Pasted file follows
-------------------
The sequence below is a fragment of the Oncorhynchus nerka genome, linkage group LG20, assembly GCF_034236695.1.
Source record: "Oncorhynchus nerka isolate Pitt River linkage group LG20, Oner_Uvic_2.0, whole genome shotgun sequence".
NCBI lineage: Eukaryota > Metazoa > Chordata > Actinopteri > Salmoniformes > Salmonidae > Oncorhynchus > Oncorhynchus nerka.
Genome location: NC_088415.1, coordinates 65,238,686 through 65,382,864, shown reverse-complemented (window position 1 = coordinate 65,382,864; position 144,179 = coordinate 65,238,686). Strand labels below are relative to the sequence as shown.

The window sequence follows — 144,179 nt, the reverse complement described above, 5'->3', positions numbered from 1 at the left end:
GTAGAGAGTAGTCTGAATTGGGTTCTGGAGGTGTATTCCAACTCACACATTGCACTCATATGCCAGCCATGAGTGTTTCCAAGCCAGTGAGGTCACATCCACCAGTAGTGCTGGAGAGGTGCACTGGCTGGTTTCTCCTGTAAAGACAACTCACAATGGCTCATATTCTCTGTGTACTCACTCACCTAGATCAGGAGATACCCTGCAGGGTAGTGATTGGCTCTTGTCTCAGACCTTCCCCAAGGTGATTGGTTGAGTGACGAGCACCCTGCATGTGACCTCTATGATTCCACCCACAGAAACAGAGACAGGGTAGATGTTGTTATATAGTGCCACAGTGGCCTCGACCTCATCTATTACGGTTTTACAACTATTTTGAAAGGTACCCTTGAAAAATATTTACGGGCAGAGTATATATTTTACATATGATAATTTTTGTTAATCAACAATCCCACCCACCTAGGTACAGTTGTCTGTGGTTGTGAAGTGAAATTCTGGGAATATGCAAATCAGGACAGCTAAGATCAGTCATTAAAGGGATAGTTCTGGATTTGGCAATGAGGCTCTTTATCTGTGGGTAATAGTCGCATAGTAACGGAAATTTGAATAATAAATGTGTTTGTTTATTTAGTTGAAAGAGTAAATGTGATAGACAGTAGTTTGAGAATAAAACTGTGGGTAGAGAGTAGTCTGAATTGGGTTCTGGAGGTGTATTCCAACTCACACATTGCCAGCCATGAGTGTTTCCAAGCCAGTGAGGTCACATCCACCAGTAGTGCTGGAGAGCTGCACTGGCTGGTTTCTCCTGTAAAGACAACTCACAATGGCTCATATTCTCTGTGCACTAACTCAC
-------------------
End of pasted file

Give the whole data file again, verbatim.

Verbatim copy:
The sequence below is a fragment of the Oncorhynchus nerka genome, linkage group LG20, assembly GCF_034236695.1.
Source record: "Oncorhynchus nerka isolate Pitt River linkage group LG20, Oner_Uvic_2.0, whole genome shotgun sequence".
NCBI lineage: Eukaryota > Metazoa > Chordata > Actinopteri > Salmoniformes > Salmonidae > Oncorhynchus > Oncorhynchus nerka.
Genome location: NC_088415.1, coordinates 65,238,686 through 65,382,864, shown reverse-complemented (window position 1 = coordinate 65,382,864; position 144,179 = coordinate 65,238,686). Strand labels below are relative to the sequence as shown.

The window sequence follows — 144,179 nt, the reverse complement described above, 5'->3', positions numbered from 1 at the left end:
GTAGAGAGTAGTCTGAATTGGGTTCTGGAGGTGTATTCCAACTCACACATTGCACTCATATGCCAGCCATGAGTGTTTCCAAGCCAGTGAGGTCACATCCACCAGTAGTGCTGGAGAGGTGCACTGGCTGGTTTCTCCTGTAAAGACAACTCACAATGGCTCATATTCTCTGTGTACTCACTCACCTAGATCAGGAGATACCCTGCAGGGTAGTGATTGGCTCTTGTCTCAGACCTTCCCCAAGGTGATTGGTTGAGTGACGAGCACCCTGCATGTGACCTCTATGATTCCACCCACAGAAACAGAGACAGGGTAGATGTTGTTATATAGTGCCACAGTGGCCTCGACCTCATCTATTACGGTTTTACAACTATTTTGAAAGGTACCCTTGAAAAATATTTACGGGCAGAGTATATATTTTACATATGATAATTTTTGTTAATCAACAATCCCACCCACCTAGGTACAGTTGTCTGTGGTTGTGAAGTGAAATTCTGGGAATATGCAAATCAGGACAGCTAAGATCAGTCATTAAAGGGATAGTTCTGGATTTGGCAATGAGGCTCTTTATCTGTGGGTAATAGTCGCATAGTAACGGAAATTTGAATAATAAATGTGTTTGTTTATTTAGTTGAAAGAGTAAATGTGATAGACAGTAGTTTGAGAATAAAACTGTGGGTAGAGAGTAGTCTGAATTGGGTTCTGGAGGTGTATTCCAACTCACACATTGCCAGCCATGAGTGTTTCCAAGCCAGTGAGGTCACATCCACCAGTAGTGCTGGAGAGCTGCACTGGCTGGTTTCTCCTGTAAAGACAACTCACAATGGCTCATATTCTCTGTGCACTAACTCAC